It is, therefore, the principal object of this invention to provide a coating composition, which when surface coated on cellulosic sheets, e.g., liner board, imparts excellent slip resistance thereto, which coating composition is free of colloidal silica and consequently the foregoing problems attendant with its use.

It has now been discovered that a colloidal silica-free aqueous emulsion of polymerized monovinyl aromatic monomer having particular physical properties may be used to coat cellulosic sheets, such as liner board, to enhance its surface friction, and to provide a clear coating. The particles of the emulsion polymer are sufficiently soft to adhere to the cellulosic sheet, but also are sufficiently hard to resist scaling or flaking when dry due to contact from another coated sheet.

DETAILED DESCRIPTION OF THE INVENTION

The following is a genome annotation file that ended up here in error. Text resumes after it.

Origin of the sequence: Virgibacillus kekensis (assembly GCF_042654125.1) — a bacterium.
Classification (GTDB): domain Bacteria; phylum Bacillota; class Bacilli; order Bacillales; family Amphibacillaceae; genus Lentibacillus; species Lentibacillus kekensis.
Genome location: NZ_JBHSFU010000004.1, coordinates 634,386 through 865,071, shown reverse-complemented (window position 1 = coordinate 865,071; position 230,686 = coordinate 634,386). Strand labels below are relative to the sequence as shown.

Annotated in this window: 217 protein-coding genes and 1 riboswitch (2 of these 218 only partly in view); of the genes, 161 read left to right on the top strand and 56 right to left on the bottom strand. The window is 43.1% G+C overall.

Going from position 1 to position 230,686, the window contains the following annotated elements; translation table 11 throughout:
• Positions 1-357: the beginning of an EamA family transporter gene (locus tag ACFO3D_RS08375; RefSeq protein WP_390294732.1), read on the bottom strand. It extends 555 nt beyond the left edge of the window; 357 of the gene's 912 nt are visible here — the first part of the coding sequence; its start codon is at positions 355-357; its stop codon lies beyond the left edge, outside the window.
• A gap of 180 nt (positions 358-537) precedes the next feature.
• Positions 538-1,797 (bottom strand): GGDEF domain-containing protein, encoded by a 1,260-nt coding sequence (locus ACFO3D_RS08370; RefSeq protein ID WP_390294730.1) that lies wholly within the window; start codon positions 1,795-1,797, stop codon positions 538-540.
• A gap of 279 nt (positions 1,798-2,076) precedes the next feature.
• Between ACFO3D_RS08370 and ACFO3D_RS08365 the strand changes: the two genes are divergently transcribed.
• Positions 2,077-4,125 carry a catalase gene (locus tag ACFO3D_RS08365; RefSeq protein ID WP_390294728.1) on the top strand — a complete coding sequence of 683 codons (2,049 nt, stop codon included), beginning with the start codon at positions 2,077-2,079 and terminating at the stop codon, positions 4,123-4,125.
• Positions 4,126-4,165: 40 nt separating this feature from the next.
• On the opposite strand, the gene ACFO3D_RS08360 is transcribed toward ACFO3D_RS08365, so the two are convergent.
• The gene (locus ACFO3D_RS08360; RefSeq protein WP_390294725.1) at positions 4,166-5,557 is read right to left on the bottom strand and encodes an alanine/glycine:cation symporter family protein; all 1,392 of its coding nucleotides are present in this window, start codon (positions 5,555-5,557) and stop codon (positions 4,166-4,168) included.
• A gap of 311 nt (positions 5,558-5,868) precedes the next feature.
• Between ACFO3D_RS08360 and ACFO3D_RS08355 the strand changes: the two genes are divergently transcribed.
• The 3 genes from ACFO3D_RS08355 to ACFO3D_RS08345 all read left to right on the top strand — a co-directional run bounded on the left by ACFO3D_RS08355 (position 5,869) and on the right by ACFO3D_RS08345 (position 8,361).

The present invention relates to a colloidal silica free aqueous composition, which composition, when surface coated on cellulosic paper product such as liner board, and dried imparts a clear anti-skid or slip resistant coating to the coated cellulosic paper product. More particularly, this invention provides cellulosic sheet material coated with an aqueous emulsion consisting essentially of a polymer of a monovinyl aromatic monomer, the emulsion polymer having a glass transition temperature (T.sub.g) of at least about 70 particle size in the range of from about 70 to about 150 nanometers (nm). The total solids content of the emulsion used to coat the cellulosic paper product will typically vary from about 30 to about 60 weight percent, preferably from about 40 to about 50 weight percent. The emulsion polymer of the invention preferably has a T.sub.g of from about 70 about 100 80 to about 100 nm. The glass transition temperature (T.sub.g) of a thermoplastic polymer is the temperature at which the polymer changes from a hard, somewhat brittle form to the beginning of a rather soft, rubbery form.